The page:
A koozie in the Spoetzl Brewery gift shop demands, “Eat meat. Drink beer. “That pretty much sums up any nice trip to Shiner, a city about 80 miles southeast of Austin that’s home to roughly 2,000 souls and the famous brewery that produces the iconic Shiner beers.
For meat, options abound along the route to Shiner. For lunch, consider stopping at Lockhart for some of the best barbecue in Central Texas. There’s Smitty’s Market, where the line starts right next to the open pit and the ‘taco is served on sheets of paper, old-school style, like the best barbecue in Texas. (Smitty’s also serves Shiner beer, but the restaurant only accepts cash, so come prepared.)
Other celebrated Lockhart options include Black’s Barbecue and Kruez Market. There is also City Market (cash only here) and Luling Barbq, literally face to face in the city of Luling.
The brewing part of this adventure naturally occurs most deliciously at Shiner. Czech and German immigrants founded a brewery here in 1909 after discovering artesian water. Bavarian Kosmos Spoetzel bought the operation, named it himself, and continued to use traditional methods as his brewmaster from 1914 to 1950. Today, Spoetzel is one of the largest independent craft breweries in the country, selling beers in all 50 states and in Mexico, every drop of it made here.
That water is key, says Jimmy Mauric, current brewmaster.
“Beer is 93 percent water, so local water makes Shiner special,” he explains. “The water is pristine, not chlorinated, and we use the well water only for our beers and soft drinks.”
Other ingredients used in the brewery include roasted barley malt grain, a special blend of hops, and three types of yeast, including two proprietary strains. For its seasonal beers, the brewery sources specialty ingredients, such as peaches and blackberries, as much as possible locally.
A tour of the brewery is a must. Tour packages start at $ 15 for guests 21 and over, $ 10 for guests under 21, and run approximately every hour, from 11 am Monday through Saturday and 1 pm on Sundays. The last tour is at 4pm every day.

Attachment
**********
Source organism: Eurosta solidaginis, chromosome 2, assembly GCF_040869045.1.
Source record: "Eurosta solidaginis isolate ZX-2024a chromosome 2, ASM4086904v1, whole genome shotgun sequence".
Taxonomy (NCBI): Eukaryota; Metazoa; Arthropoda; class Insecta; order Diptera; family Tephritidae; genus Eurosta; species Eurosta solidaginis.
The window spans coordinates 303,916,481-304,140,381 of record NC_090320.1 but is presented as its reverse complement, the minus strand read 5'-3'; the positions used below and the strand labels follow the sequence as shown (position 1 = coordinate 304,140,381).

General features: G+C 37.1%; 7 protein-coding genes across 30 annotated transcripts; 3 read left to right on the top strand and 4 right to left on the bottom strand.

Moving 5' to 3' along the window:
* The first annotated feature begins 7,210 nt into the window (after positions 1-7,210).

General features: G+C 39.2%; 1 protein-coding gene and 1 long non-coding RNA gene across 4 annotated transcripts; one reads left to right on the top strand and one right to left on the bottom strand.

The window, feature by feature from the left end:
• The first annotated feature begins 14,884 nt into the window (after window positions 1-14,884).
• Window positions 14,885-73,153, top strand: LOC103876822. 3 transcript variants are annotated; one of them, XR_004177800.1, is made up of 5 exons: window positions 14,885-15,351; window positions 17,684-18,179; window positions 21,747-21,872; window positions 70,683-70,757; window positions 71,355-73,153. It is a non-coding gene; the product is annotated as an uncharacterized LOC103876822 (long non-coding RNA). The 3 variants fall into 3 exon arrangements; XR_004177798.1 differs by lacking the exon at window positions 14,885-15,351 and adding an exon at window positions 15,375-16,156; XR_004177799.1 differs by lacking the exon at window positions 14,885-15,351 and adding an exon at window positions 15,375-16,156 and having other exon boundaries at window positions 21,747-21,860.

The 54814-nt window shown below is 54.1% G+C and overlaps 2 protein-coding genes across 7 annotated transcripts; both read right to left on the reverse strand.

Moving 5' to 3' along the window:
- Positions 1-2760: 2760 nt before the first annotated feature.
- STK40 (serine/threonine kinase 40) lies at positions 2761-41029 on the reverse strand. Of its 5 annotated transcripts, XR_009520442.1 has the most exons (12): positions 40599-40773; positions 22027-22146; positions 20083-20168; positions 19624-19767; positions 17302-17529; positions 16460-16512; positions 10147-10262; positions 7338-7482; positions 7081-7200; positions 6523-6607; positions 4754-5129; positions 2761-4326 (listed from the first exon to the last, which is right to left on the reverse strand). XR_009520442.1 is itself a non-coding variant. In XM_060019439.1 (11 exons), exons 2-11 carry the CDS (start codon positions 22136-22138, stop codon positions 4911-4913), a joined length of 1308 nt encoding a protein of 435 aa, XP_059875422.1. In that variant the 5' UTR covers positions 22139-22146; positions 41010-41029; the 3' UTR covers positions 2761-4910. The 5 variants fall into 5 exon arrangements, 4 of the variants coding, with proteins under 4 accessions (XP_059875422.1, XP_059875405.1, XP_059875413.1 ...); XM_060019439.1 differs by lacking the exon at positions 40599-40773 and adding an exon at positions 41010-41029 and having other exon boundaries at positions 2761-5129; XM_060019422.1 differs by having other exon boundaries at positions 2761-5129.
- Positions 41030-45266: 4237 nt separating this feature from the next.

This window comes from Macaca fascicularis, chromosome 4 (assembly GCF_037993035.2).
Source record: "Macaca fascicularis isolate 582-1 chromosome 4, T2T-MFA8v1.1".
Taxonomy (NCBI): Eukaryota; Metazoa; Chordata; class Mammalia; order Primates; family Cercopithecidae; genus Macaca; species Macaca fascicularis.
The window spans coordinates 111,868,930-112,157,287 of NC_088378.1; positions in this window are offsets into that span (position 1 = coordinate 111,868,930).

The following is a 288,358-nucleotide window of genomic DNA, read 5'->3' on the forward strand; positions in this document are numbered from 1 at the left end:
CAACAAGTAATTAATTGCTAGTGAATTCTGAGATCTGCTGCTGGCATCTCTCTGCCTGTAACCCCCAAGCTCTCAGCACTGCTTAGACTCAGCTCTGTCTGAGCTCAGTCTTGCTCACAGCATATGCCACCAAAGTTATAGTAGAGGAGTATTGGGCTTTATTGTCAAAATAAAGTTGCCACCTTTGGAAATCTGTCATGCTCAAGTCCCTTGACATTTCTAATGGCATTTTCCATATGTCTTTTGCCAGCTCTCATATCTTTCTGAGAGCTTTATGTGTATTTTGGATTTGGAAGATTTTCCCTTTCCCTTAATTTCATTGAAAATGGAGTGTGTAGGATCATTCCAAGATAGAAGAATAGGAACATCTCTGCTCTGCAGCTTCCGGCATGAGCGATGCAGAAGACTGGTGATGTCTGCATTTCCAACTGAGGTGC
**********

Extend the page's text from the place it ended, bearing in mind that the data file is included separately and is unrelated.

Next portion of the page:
You’ll see a history video, a stop at a kitchen where the guide explains the brewing process, a look at shiny copper fermenters, and a wall of caps of all retired employees since the company began registering. Plus, you’ll get a short visit to a simulated fermentation tank to watch a creative video on that process and the little yeast that powers it.
An overlook overlooks the massive bottling line where iconic brown bottles ride on moving conveyor belts, piling up like traffic on I-35. The last stop is a classic honky-tonk bar, walls covered in historic photographs and a display case of the different seasonal specialty beers that the brewery has released over the years.
The tour ends with beer tastings, which you will definitely be craving right now, and visitors can purchase a pint (or two) of their favorites while enjoying respite at one of the picnic tables on the extensive lawn outside.
Other local must-see stops include Howard’s, at 1701 N. Avenue East, which looks like your typical gas station convenience store in every small town, but actually offers plenty of wonders, including draft beers and a charming beer garden on the street. backside that often features live music.
Choose from several hundred beers at Antiques, Arts and Beer, each served with complimentary peanuts and popcorn. The historic 1911 building features tin and barn wood walls, art and antiques, and, to the rear, a covered pet-friendly deck.
It’s worth a photo stop at Shiner’s Saints Cyril and Methodius Catholic Church. The Romanesque Renaissance-style red brick church, dedicated in 1921 and listed on the National Register of Historic Places, features a spectacular altar backed by a painted mural, statues, and stained glass. Take a look inside and feel free to offer a prayer of thanks for Shiner beer.